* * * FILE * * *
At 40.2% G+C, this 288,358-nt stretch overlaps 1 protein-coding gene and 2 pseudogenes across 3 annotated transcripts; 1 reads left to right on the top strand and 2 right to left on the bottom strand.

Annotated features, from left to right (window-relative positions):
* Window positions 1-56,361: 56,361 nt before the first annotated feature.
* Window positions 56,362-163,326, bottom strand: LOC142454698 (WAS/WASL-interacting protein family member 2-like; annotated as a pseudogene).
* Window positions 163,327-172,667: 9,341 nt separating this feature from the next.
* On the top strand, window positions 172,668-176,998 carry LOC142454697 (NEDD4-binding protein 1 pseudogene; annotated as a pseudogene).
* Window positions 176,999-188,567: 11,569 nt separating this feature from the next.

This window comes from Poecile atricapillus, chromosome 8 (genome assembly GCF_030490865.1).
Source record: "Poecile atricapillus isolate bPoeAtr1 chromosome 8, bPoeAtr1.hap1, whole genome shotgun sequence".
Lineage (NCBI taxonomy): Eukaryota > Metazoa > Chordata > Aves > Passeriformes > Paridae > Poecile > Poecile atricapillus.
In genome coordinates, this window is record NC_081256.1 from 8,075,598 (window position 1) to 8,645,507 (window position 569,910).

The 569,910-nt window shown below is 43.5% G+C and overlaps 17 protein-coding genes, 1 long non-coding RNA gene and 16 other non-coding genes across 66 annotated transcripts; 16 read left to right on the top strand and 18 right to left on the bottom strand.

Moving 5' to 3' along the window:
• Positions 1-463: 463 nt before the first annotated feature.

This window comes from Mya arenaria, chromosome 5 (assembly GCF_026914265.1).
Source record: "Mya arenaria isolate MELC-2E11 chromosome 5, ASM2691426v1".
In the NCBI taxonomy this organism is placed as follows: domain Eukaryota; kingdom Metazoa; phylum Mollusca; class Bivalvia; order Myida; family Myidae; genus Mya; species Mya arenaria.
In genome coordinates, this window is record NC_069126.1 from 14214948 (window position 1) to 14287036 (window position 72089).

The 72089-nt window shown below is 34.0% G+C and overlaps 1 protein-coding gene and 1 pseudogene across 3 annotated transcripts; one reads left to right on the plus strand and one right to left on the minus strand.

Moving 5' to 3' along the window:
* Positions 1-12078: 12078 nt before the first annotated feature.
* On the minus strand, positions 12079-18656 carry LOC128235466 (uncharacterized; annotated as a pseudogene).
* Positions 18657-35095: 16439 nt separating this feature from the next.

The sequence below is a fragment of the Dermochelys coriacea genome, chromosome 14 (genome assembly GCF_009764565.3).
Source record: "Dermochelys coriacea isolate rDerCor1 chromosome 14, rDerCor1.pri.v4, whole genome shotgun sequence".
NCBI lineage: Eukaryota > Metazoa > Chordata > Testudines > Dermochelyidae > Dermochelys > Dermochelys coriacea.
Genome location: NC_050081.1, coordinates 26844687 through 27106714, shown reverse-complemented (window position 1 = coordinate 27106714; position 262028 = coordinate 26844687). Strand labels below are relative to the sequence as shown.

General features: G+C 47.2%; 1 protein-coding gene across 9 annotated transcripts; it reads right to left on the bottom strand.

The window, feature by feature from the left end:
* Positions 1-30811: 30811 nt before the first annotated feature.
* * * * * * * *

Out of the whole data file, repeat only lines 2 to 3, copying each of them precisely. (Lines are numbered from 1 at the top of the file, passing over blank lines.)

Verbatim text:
Annotated features, from left to right (window-relative positions):
* Window positions 1-56,361: 56,361 nt before the first annotated feature.